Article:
• Functionally characterize candidate genes identified from the fine-scale mapping by CRISPR/Cas9 to determine their role in in the timing of sexual activities

Previous project:

Deciphering an insect-microbe interaction

using CRISPR/Cas9

The noctuid moth Spodoptera littoralis is a generalist able to feed on a large variety of plant families. Upon feeding, it encounters a huge variety of microbes. Yet, the microbial gut community of the insect mainly varies between life stages of the insect and only depends very little on the microbes encountered on different diets. This indicates that S. littorals is able to control its gut microbiome.

The metabolite 8-HQA is found in the gut of noctuid larvae and is hypothesized to be involved in the control of the gut microbiome. I used CRISPR/Cas9 genome editing to knock out genes from the biosynthetic pathway of 8-HQA and established a stable line of S. littoralis not producing 8-HQA.

Furthermore, I studied the eye and wing color changes that occurred in the knock-out mutants.


  • 2018 Seminarfacharbeit N. Böhmer, V. Sälzer, T. Ehrhardt (Ernst-Abbe-Gymnasium Jena)
    Nur noch Insekten im Kühlschrank? – Entomophagie als Lebensgrundlage

  • 2018 Master thesis Gözde Güney (Ankara University)
    Fat metabolism in Colorado potato beetles

  • 2018 Bachelor thesis Cansu Doğan (Ankara University)
    Livers of Insects: The fat body, structure and functions

  • 2018 Mphil thesis Djima Koffi (University of Ghana)
    Occurrence and distribution of fall armyworm, Spodoptera frugiperda (Lepidoptera: Noctuidae) and similar moths on maize in Ghana

  • 2017 Bachelor thesis Maud Hulswit (University of Amsterdam)
    The vrille protein sequence significantly differs between diurnal
    and nocturnal Lepidoptera

  • 2017 Bachelor thesis Elianne van der Valk (University of Amsterdam)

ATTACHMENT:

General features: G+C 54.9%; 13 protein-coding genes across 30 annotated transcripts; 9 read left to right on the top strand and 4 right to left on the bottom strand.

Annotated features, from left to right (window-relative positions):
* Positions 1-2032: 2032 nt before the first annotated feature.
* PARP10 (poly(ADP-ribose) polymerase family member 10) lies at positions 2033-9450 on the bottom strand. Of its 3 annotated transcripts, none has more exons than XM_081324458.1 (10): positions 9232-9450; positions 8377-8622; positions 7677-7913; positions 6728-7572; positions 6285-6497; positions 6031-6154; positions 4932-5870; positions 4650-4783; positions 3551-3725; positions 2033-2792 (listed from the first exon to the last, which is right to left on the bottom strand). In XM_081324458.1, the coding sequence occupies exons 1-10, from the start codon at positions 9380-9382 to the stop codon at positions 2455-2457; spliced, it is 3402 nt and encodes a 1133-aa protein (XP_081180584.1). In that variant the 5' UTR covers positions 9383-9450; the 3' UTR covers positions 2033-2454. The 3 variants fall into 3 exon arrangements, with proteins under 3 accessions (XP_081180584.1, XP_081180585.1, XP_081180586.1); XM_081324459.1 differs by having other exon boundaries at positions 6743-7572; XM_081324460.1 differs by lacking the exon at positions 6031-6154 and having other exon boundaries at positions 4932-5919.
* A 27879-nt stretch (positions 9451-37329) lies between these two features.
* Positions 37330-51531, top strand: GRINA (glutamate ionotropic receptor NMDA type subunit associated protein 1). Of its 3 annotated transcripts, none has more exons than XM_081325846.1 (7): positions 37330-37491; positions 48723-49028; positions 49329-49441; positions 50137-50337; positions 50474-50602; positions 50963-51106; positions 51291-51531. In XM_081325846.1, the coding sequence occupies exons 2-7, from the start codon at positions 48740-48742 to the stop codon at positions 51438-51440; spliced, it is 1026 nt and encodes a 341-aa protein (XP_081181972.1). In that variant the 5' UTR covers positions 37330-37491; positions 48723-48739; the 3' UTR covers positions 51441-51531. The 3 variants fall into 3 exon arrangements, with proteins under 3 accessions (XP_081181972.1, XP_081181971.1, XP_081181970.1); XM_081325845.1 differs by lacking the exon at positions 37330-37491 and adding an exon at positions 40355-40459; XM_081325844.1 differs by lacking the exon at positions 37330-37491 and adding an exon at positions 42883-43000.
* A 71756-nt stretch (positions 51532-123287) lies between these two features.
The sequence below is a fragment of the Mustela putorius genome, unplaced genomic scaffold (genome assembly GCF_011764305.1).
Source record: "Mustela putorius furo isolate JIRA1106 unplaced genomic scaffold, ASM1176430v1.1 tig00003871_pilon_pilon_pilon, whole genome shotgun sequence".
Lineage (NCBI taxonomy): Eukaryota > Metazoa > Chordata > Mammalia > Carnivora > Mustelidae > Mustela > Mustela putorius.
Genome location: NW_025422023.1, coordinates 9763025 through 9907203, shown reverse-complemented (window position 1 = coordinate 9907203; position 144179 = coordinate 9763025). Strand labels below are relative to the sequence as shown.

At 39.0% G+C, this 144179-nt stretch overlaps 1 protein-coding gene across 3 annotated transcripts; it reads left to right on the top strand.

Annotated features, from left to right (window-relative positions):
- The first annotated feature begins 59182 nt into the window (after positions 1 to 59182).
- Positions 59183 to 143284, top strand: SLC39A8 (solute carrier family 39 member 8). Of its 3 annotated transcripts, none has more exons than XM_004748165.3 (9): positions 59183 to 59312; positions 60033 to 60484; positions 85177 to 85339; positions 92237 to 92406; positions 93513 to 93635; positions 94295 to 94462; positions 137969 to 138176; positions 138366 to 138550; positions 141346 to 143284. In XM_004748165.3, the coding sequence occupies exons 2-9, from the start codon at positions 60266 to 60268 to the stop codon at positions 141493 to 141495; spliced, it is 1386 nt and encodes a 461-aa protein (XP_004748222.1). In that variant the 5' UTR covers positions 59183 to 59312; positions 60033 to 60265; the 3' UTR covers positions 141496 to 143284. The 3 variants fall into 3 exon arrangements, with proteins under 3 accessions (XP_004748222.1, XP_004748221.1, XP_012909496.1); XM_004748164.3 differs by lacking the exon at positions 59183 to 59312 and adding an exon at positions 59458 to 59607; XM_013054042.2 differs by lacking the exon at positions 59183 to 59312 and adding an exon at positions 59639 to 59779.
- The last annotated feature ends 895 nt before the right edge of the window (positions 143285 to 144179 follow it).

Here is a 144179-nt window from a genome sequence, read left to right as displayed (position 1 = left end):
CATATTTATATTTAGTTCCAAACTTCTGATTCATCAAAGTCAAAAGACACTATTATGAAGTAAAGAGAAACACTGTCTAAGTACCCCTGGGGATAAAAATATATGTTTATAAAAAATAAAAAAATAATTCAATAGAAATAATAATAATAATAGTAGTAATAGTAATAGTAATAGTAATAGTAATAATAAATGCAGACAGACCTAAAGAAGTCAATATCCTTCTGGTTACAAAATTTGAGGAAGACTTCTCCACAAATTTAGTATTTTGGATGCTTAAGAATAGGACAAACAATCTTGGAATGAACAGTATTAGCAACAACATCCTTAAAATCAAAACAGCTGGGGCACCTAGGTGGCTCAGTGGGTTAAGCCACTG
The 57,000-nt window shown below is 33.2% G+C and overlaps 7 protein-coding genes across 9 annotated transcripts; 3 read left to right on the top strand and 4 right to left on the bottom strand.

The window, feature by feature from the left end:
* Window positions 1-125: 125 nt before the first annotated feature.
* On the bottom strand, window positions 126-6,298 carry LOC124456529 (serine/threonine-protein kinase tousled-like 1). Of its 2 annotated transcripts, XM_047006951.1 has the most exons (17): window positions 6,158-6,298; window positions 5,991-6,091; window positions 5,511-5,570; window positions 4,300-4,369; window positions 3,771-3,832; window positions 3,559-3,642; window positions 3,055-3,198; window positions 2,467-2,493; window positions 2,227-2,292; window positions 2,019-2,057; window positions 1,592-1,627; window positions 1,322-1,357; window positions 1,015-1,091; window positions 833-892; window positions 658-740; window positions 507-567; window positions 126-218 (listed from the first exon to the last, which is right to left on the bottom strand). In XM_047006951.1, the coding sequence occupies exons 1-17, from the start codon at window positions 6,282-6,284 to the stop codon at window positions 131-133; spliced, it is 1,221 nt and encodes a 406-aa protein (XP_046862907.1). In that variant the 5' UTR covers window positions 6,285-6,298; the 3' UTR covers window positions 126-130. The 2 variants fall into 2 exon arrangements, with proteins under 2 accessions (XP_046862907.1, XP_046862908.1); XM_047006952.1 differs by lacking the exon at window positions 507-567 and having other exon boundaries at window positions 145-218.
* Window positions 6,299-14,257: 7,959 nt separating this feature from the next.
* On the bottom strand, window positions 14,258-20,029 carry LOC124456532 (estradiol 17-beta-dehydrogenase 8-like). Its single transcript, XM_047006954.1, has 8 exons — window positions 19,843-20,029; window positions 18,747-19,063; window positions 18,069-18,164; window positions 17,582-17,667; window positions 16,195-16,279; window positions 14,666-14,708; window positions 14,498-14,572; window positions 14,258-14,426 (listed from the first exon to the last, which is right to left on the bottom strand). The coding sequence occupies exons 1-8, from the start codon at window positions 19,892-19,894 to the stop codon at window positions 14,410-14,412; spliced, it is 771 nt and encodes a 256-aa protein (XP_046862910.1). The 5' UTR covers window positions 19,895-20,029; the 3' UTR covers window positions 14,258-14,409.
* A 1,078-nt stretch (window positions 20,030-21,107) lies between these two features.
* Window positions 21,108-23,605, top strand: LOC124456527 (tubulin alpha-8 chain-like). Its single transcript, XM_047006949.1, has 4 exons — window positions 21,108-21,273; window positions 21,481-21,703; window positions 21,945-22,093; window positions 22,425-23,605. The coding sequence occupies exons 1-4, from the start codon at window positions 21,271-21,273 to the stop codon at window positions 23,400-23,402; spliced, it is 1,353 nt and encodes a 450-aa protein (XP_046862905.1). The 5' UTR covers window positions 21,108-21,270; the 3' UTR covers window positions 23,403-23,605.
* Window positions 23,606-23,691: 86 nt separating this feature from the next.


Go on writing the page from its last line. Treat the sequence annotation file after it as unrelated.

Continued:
Vrille expression involvement in mating activity differences in Lepidoptera

  • 2012 Diploma thesis André Busch (Johannes-Gutenberg-Universität Mainz)
    Differential gene expression in pheromone glands of Spodoptera frugiperda strains


  • Genome editing using CRISPR/Cas9

  • Manual Gene annotation

  • Molecular methods: Population genetic analysis and QTL analysis using AFLP markers, strain diagnosis of S. frugiperda individuals using mitochondrial markers (CO1) and restriction enzymes, strain diagnosis via SNP identification in Sanger sequences of Tpi gene in S. frugiperda, RAD sequencing of S. frugiperda QTL backcrosses, RACE PCR, qPCR, gene walk

  • Bioassays: Observation of mating and oviposition behaviour, larval performance, larval preference (choice/ no choice), oviposition choice (whole plants, plant parts), attraction to synthetic plant odors in the field and in the wind tunnel

  • Volatile collection in lab and field using SuperQ and PoraQ volatile collection traps, analysis with GC-EAD, GC-MS

  • Electrophysiology: GC-EAD, EAG


Dr. Stefan Bartram, MPICE, Department of Bioorganic Chemistry, Jena, Germany

Dr. Jehangir Bhadha, University of Florida, EREC, Belle Glade, FL, USA

Dr. Georg Goergen, IITA Cotonou, Benin

Prof. Dr. Astrid Groot, University of Amsterdam, the Netherlands

Dr. María Laura Juárez, CCT-CONICET-TUCUMAN, San Miguel de Tucumán, Argentina

Djima Koffi, University of Ghana

Tilottama Mazumdar, MPICE, Department of Bioorganic Chemistry, Jena, Germany

Dr. Rob Meagher, USDA-ARS Gainesville, FL, USA

Dr. Michael Reichelt, MPICE, Department of Biochemistry, Jena, Germany

Dr. Hannah Rowland, MPICE, Max Planck Research Group Predators and Prey, Jena, Germany

Dr. Melanie Unbehend, MPICE, Department of Entomology, Jena, Germany

Dr. Tom Walsh, CSIRO Canberra, Australia

Dr. Jörg Wennmann, Julius Kühn-Institut, Darmstadt, Germany
last updated on 2018-10-10